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Happy Go Lucky

Published October 10, 2008 in Movie Reviews
By Fred Topel | Image property of respective holders
Happy Go LuckyHappy Go Lucky
When I heard about Happy Go-Lucky, I thought it was a film The Secret would want me to see. I try to be positive all the time. If someone made a movie about that, that's for me.

Review: Happy Go Lucky


Poppy (Sally Hawkins) is adorable. She's not naïve. She just knows everything's no big deal. Her bike's stolen? So she can walk, and she should learn how to drive anyway. Someone's a sourpuss? Too bad for him, she can still enjoy things.

For a while I thought the film was just the random adventures of happy Poppy. Just seeing her take driving lessons, hang out with her friends, take dance classes and teach school felt like a very loose portrayal of life without a driving plot. The could be fine, as the random adventures do provide a hook worth watching.

Poppy is exhausting in a good way. She's just breathless, giggling and smiling. The people who just take themselves so seriously make you antsy, because she knows how ridiculous they are.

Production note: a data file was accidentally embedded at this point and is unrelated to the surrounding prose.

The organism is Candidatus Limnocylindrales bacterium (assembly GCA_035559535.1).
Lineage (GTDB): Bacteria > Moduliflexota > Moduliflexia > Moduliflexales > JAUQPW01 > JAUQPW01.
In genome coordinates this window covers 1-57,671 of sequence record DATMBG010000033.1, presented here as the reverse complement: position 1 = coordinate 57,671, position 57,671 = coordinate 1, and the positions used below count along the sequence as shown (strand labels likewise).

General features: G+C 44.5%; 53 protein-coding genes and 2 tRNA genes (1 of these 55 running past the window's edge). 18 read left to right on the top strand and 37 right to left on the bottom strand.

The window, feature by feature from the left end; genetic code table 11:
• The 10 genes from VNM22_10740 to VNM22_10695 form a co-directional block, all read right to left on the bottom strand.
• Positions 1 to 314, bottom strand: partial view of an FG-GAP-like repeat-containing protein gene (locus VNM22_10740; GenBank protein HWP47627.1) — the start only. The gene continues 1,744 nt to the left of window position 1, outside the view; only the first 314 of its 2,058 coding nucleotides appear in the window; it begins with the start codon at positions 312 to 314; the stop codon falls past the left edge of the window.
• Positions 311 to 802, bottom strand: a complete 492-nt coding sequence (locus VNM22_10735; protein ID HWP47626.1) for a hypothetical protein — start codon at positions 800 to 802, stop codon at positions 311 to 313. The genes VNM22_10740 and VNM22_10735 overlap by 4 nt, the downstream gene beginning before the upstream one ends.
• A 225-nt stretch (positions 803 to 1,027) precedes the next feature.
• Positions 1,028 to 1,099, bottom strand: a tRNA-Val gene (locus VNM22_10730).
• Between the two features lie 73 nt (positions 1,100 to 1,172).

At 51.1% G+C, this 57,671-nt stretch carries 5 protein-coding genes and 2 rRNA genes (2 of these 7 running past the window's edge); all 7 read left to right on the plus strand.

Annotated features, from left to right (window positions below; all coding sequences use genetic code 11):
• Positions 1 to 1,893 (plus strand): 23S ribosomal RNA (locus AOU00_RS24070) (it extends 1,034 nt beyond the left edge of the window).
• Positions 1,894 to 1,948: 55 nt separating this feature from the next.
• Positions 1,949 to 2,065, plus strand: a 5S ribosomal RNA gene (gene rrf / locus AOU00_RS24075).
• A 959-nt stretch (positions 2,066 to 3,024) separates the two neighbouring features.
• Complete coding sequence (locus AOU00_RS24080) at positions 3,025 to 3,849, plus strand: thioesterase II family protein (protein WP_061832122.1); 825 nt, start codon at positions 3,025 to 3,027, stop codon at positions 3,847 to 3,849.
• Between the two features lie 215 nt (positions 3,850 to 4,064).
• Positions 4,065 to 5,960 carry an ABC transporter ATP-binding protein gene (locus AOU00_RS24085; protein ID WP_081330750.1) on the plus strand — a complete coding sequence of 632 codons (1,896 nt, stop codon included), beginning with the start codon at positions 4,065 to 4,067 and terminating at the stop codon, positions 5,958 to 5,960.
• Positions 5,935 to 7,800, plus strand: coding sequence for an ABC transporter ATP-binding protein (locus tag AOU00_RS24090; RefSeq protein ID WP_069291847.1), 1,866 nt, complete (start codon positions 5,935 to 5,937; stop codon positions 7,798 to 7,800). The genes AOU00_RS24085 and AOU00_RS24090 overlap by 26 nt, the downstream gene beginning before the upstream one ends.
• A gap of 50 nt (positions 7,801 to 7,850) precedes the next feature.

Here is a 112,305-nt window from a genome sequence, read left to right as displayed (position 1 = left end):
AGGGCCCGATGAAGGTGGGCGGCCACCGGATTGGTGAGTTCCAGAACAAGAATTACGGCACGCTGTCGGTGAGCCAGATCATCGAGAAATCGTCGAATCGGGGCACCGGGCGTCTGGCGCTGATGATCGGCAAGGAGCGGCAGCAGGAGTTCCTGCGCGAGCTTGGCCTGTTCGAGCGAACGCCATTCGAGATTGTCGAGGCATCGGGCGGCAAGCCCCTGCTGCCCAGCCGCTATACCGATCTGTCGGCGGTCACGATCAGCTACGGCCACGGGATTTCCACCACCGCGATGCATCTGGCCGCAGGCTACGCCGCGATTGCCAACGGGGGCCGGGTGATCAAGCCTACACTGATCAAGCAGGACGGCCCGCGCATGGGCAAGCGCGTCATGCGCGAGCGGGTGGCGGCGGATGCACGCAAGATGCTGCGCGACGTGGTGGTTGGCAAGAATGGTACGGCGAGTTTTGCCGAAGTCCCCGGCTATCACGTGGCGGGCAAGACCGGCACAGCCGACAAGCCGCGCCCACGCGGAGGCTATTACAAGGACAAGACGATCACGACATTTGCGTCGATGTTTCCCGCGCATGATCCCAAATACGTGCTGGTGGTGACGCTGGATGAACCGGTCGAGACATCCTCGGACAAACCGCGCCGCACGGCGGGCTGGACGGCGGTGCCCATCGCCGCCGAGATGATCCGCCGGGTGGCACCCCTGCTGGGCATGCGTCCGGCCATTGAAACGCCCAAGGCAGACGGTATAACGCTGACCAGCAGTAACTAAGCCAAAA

It's less interesting when they're just having banal conversations, like the "real" discussion about kids playing video games, parents being afraid to let them play outside and going on chat rooms. Yeah, that's filmmakers simulating real talk and it's a placeholder between happy scenes.

However, this analysis may be moot because I realized at the end that all of these encounters did have a very strong point. Poppy threatens all the insecure people out there and it comes to a head.

Her happiness forces unhappy people to defend themselves. They're so insecure they can't handle her being so happy. They have to justify it that she's lacking something, or even accuse her of trying to impose on them.

That's when I say, "Seriously, dude, it's not about you. Get some perspective on the big picture." Now Poppy does make a few comments suggesting that she actually does want to make others' happy, but I think that's just a byproduct of her state of mind. It's not like a mission and she's not affected if someone doesn't catch on. She just keeps being happy because it's how she likes to be.

Either way, to suggest that being positive is some selfish agenda against the other people is the heart of the human problem. The film makes that point after its series of scenes. Even though it's very indie with its lack of structure and rambling storytelling, it worked for me.

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Fred Topel
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